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# Calculating Compound Interest

## Interest of Banks

 Compound Interest is how you can earn a tiny bit of extra money in a savings account.  This page helps you calculate the savings you will earn through Compound Interest using calculations based on deposits, rates and time. Interest is a fee paid for the use of money. It is like paying rent on a building. There are different ways that this interest can be calculated. For example using simple interest you can calculate the interest for one year by multiplying the principle by the interest rate. For example imagine you had \$100 and you were earning 12% interest per annum. This would mean at the end of the year you would have \$12 interest (\$100 * 12%) and a total of \$112.

However if your earnings were based on compound interest the interest earned would be slightly higher. Let’s assume that your interest was calculated monthly. Therefore you have 12 compounds per year and you would earn 1% per month. The interest for month two would be 1% of \$101. This is because the interest earned in month is added to your principle. So the interest in month two would be \$1.01. The principle at the beginning of month three would be \$102.01 and so your interest in month three would be \$1.02. This process continues for the full period until you’re the end of the year when the total of your interest would be \$12.68. You can calculate this in one step by multiplying (\$100 * 1.01 ^12) - \$100. The ^ sign stands for to the power of. To express this in words - you multiply your principle by 1 plus the interest rate (for the month) to the power of 12 (because there are 12 months). This gives you the total amount you will have at the end of the year and you can now deduct the initial principle to give you your earnings (interest).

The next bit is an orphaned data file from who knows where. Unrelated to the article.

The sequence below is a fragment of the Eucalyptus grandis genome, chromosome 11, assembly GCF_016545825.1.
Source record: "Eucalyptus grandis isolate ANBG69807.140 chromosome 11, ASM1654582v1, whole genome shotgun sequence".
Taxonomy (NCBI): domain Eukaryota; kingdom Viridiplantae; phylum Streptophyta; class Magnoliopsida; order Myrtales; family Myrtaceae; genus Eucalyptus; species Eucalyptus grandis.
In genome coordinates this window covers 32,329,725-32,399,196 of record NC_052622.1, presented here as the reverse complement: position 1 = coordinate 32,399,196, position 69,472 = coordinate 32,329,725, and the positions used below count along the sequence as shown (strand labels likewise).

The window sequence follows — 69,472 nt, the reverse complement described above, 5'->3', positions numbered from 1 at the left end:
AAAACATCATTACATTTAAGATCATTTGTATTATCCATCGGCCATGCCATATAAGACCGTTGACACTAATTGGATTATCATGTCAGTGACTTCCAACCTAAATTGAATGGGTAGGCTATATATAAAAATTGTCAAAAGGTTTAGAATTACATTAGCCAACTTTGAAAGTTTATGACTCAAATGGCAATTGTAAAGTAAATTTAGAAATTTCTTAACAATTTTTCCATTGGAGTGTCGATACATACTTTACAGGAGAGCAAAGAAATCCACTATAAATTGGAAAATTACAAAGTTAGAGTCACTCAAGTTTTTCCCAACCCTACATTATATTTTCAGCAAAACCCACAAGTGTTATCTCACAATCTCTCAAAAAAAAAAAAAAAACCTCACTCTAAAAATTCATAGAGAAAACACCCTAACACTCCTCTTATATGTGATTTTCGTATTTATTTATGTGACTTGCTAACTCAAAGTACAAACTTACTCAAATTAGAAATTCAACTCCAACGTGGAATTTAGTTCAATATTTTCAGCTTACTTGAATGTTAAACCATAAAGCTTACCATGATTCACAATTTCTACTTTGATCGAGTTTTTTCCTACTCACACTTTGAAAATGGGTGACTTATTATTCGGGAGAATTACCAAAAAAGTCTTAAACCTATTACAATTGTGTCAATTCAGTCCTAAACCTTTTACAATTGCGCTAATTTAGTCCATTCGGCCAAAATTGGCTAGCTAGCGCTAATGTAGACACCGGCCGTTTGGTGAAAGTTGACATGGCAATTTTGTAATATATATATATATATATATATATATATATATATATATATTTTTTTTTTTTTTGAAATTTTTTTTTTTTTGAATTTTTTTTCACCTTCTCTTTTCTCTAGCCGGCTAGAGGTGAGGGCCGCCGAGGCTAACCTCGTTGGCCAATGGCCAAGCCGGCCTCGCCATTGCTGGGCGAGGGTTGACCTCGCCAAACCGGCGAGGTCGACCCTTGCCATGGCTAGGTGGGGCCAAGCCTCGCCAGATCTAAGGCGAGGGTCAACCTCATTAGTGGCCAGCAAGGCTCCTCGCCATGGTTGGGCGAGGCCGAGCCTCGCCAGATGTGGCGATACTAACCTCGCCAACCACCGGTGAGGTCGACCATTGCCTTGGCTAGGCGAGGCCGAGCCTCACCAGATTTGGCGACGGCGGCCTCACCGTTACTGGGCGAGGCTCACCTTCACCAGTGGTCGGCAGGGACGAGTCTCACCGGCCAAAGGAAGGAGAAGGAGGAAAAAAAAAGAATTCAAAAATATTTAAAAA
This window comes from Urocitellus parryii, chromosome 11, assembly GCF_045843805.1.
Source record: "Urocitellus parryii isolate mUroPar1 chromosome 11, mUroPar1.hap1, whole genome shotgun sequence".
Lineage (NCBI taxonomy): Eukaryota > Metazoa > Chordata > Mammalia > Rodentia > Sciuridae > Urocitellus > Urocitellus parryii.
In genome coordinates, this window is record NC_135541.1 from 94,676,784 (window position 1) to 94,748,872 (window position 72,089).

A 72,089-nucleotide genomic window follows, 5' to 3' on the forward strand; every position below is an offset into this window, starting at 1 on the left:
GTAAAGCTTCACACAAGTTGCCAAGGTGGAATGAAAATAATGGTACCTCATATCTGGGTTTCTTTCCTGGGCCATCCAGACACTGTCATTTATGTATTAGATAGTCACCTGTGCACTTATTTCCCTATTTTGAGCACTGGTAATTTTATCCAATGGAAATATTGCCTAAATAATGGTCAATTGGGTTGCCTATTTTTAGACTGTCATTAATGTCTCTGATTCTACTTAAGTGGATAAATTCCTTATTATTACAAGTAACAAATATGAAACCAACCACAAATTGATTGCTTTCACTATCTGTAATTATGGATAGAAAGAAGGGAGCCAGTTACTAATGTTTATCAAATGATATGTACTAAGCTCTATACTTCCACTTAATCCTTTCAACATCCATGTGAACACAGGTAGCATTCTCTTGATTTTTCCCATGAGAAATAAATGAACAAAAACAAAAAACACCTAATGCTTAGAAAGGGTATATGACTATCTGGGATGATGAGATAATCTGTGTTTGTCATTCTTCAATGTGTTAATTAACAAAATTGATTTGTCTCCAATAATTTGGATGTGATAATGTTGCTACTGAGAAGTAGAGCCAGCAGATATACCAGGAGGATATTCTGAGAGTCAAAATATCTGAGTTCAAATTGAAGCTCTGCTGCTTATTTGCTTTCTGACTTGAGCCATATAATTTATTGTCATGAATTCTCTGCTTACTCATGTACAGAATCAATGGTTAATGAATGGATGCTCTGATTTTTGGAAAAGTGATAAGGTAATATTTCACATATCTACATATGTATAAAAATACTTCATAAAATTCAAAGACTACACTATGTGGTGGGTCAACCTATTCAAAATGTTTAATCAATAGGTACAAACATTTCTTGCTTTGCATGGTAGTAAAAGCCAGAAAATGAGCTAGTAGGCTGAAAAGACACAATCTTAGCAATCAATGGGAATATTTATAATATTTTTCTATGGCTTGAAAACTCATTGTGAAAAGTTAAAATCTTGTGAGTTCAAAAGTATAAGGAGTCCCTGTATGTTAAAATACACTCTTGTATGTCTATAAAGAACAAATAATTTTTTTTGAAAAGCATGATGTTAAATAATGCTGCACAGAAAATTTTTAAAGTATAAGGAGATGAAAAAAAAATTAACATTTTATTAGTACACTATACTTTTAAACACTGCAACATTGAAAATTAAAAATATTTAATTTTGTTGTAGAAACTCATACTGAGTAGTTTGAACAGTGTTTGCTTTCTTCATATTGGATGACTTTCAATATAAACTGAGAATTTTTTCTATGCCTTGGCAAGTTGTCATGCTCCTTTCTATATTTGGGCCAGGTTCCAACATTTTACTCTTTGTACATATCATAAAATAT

Complete the data entry form below and calculate your projected balance and earnings after gaining interest over a certain time.

To investigate Superannuation.

Compound Interest Calculator